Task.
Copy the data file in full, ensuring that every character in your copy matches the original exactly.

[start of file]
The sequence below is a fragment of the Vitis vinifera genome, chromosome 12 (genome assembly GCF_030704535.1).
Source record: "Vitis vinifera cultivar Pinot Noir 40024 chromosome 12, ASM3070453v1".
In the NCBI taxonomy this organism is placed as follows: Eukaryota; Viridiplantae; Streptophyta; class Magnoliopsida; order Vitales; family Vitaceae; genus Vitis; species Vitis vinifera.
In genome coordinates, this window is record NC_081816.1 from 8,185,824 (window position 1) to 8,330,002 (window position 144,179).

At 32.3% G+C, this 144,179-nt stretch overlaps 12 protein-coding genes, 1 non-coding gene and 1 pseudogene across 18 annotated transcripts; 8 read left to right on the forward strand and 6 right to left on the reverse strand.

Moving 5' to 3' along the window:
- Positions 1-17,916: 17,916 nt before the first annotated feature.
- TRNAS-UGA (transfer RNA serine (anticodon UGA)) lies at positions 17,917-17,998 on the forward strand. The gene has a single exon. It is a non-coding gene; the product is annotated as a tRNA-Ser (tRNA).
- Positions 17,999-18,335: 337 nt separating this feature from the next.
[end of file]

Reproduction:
The sequence below is a fragment of the Vitis vinifera genome, chromosome 12 (genome assembly GCF_030704535.1).
Source record: "Vitis vinifera cultivar Pinot Noir 40024 chromosome 12, ASM3070453v1".
In the NCBI taxonomy this organism is placed as follows: Eukaryota; Viridiplantae; Streptophyta; class Magnoliopsida; order Vitales; family Vitaceae; genus Vitis; species Vitis vinifera.
In genome coordinates, this window is record NC_081816.1 from 8,185,824 (window position 1) to 8,330,002 (window position 144,179).

At 32.3% G+C, this 144,179-nt stretch overlaps 12 protein-coding genes, 1 non-coding gene and 1 pseudogene across 18 annotated transcripts; 8 read left to right on the forward strand and 6 right to left on the reverse strand.

Moving 5' to 3' along the window:
- Positions 1-17,916: 17,916 nt before the first annotated feature.
- TRNAS-UGA (transfer RNA serine (anticodon UGA)) lies at positions 17,917-17,998 on the forward strand. The gene has a single exon. It is a non-coding gene; the product is annotated as a tRNA-Ser (tRNA).
- Positions 17,999-18,335: 337 nt separating this feature from the next.